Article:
- Test and refine the estimates of risk appetite through scenario analysis and "what if?" exercises with management and executive teams. The best validation is through pre-commitment, where managers and executives essentially sign contracts to accept or cover loss events up to specific thresholds. This makes these numbers "real" to them and could improve decision-making all around.
How Fragile is Your Organization?So far I've been talking about risk appetite as the willing capacity to absorb downside losses and costs, as a matter of policy. And the attention has been on individual loss events, in isolation. But it's also very important to consider the context of loss events hand how they might sink the whole organization.
This comes down to understanding how fragile your organization is, and in what ways or contexts is it fragile. Sadly, most organizations and executives don't think this through, and there are also many misguided beliefs. Anytime I hear someone call some information asset "the Crown Jewels", I cringe because it is probably more mythology than substantiated fact. Likewise, simply losing large amounts of money will not, by itself, cause a business to go bankrupt, especially if it is large in size and capitalization.
The best way to estimate your organization's fragility is to look for comparable cases of collapse or bankruptcy, either inside or outside of your industry. In banking and finance, there are many examples. In telecommunications services, there is WorldCom, which collapsed due to massive executive fraud. Likewise with Enron. But there are many businesses that depend on a "lynch pin" to keep operating, and if that lynch pin is removed then it could collapse quickly. A recent example is Efficient Services Escrow of Huntington Beach, Calif. As detailed in this blog post, Efficient Services Escrow went bankrupt as the result of "three fraudulent international wire transfers totaling $1,558,439 between December 2012 and February 2013. ... Under California law, escrow and title companies are required to immediately report any lost funds. When Efficient reported the incident to state regulators, the California Department of Corporations gave the firm three days to come up with money to replace the stolen funds." (In other words, escrow and title companies are in the trust business and they face harsh punishments if that trust is broken.)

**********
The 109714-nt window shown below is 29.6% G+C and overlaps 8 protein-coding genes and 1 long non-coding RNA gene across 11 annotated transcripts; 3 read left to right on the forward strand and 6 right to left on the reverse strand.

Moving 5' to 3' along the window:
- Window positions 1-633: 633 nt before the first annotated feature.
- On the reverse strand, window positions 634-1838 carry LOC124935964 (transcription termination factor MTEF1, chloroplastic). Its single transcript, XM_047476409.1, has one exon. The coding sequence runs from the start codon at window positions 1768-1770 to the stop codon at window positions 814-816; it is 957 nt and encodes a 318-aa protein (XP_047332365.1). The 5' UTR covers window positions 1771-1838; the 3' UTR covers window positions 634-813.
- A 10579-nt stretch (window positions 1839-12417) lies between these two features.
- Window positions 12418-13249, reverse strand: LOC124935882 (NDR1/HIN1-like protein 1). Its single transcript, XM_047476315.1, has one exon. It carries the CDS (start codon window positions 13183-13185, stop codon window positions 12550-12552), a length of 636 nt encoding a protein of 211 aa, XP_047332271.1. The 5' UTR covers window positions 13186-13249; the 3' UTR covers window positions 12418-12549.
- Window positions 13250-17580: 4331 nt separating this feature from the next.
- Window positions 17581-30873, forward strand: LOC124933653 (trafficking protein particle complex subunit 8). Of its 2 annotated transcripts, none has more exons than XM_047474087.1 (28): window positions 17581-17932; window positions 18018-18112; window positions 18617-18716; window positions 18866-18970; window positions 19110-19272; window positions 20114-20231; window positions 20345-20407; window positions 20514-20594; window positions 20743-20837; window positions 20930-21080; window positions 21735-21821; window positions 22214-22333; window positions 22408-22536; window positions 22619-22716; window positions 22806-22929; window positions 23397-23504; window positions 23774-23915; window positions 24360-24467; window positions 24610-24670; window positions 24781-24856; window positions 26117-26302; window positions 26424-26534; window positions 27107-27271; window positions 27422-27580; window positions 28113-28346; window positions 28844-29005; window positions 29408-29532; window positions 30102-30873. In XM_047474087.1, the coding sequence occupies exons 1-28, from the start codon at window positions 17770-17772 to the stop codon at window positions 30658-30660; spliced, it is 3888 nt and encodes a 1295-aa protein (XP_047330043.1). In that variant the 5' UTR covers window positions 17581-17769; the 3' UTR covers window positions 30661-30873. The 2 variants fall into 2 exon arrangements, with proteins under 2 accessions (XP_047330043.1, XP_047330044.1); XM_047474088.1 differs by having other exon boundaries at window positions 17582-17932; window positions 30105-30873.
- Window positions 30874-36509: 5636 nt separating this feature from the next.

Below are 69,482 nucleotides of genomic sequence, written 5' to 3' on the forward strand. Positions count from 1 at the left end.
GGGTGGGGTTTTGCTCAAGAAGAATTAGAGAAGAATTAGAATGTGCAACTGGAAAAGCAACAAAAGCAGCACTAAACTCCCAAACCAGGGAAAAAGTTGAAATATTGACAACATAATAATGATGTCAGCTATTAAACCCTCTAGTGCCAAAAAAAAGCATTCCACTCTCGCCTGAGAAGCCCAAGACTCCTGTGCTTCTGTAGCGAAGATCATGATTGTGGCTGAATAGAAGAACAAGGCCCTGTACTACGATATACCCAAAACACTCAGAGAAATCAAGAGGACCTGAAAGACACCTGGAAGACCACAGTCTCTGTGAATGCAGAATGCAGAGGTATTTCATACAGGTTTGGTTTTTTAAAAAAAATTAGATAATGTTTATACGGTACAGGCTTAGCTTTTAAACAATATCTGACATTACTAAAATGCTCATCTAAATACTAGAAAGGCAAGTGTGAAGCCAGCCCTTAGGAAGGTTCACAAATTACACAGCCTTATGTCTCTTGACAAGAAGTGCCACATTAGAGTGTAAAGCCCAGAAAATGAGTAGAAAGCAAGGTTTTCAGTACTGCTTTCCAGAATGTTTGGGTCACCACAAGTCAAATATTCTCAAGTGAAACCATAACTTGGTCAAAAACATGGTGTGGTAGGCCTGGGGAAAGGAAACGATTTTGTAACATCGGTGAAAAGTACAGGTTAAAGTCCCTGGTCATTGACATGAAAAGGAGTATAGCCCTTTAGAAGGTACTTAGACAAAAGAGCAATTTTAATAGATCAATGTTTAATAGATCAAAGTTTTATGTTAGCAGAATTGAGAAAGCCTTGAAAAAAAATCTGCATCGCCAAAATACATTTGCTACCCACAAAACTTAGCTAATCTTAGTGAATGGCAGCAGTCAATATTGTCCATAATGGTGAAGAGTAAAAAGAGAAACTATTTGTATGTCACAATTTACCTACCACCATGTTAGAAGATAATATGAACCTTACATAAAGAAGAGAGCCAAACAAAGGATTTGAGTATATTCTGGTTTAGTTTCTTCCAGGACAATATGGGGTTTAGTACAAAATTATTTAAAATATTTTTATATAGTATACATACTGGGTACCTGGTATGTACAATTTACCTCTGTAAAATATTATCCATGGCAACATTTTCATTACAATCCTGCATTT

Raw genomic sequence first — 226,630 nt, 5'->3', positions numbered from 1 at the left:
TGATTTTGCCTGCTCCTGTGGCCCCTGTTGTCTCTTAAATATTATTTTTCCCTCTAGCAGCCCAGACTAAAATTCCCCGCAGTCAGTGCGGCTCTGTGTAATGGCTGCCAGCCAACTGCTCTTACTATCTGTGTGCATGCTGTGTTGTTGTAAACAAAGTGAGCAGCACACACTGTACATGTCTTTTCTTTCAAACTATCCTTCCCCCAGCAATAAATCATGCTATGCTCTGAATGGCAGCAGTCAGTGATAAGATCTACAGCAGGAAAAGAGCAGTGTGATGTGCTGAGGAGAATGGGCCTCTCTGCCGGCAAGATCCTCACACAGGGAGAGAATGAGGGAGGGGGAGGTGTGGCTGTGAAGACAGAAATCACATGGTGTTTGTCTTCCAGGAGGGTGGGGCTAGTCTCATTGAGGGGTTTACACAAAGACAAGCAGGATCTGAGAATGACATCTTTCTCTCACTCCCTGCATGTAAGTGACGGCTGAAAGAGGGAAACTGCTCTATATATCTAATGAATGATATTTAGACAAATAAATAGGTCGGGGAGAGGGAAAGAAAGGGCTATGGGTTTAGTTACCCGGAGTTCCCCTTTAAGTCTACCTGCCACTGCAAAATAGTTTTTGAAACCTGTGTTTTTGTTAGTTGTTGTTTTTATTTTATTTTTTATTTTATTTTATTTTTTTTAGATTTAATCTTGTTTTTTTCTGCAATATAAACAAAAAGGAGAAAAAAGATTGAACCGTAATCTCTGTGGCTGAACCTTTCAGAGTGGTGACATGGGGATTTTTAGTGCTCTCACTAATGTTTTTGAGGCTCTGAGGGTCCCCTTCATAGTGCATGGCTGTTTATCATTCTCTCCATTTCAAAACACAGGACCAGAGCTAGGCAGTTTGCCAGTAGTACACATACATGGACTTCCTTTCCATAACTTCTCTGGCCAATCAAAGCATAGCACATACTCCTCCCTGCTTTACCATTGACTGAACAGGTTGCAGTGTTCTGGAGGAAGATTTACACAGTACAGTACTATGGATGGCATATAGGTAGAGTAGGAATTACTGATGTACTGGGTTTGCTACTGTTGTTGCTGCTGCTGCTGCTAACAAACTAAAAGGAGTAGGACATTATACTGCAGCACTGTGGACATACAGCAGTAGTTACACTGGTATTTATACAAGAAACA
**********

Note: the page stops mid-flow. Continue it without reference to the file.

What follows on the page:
The general rule is that, for a given loss event type, your organization's risk appetite will be lower in domains where it is fragile, especially in "high stress" situations and contexts, as compared to the general situation where the loss event does not touch the fragile parts of the business.